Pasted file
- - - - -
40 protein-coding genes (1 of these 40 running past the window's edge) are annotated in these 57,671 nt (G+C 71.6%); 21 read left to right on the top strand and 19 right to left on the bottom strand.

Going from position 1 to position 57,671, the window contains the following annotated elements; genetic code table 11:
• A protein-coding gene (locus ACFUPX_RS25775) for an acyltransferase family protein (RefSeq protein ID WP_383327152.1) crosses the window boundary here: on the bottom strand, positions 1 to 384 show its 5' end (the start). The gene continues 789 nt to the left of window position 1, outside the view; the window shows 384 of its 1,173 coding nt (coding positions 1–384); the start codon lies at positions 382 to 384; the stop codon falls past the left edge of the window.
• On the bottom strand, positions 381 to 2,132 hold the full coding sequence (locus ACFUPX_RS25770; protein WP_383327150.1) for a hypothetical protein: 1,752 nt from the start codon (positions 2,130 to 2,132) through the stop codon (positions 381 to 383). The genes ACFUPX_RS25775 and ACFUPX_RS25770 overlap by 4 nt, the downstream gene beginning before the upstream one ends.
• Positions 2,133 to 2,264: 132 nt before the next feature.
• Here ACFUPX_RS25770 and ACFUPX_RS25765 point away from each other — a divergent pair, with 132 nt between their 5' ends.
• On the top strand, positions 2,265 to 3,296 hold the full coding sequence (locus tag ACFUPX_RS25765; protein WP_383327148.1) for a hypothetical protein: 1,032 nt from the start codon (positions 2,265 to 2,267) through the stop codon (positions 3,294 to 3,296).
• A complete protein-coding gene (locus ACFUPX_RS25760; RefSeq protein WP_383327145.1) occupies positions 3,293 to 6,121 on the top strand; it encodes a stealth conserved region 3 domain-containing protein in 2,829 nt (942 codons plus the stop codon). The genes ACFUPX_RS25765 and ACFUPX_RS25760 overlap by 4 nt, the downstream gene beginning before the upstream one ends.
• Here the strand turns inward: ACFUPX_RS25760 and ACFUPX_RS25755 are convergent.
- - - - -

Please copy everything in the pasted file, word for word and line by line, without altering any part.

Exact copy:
40 protein-coding genes (1 of these 40 running past the window's edge) are annotated in these 57,671 nt (G+C 71.6%); 21 read left to right on the top strand and 19 right to left on the bottom strand.

Going from position 1 to position 57,671, the window contains the following annotated elements; genetic code table 11:
• A protein-coding gene (locus ACFUPX_RS25775) for an acyltransferase family protein (RefSeq protein ID WP_383327152.1) crosses the window boundary here: on the bottom strand, positions 1 to 384 show its 5' end (the start). The gene continues 789 nt to the left of window position 1, outside the view; the window shows 384 of its 1,173 coding nt (coding positions 1–384); the start codon lies at positions 382 to 384; the stop codon falls past the left edge of the window.
• On the bottom strand, positions 381 to 2,132 hold the full coding sequence (locus ACFUPX_RS25770; protein WP_383327150.1) for a hypothetical protein: 1,752 nt from the start codon (positions 2,130 to 2,132) through the stop codon (positions 381 to 383). The genes ACFUPX_RS25775 and ACFUPX_RS25770 overlap by 4 nt, the downstream gene beginning before the upstream one ends.
• Positions 2,133 to 2,264: 132 nt before the next feature.
• Here ACFUPX_RS25770 and ACFUPX_RS25765 point away from each other — a divergent pair, with 132 nt between their 5' ends.
• On the top strand, positions 2,265 to 3,296 hold the full coding sequence (locus tag ACFUPX_RS25765; protein WP_383327148.1) for a hypothetical protein: 1,032 nt from the start codon (positions 2,265 to 2,267) through the stop codon (positions 3,294 to 3,296).
• A complete protein-coding gene (locus ACFUPX_RS25760; RefSeq protein WP_383327145.1) occupies positions 3,293 to 6,121 on the top strand; it encodes a stealth conserved region 3 domain-containing protein in 2,829 nt (942 codons plus the stop codon). The genes ACFUPX_RS25765 and ACFUPX_RS25760 overlap by 4 nt, the downstream gene beginning before the upstream one ends.
• Here the strand turns inward: ACFUPX_RS25760 and ACFUPX_RS25755 are convergent.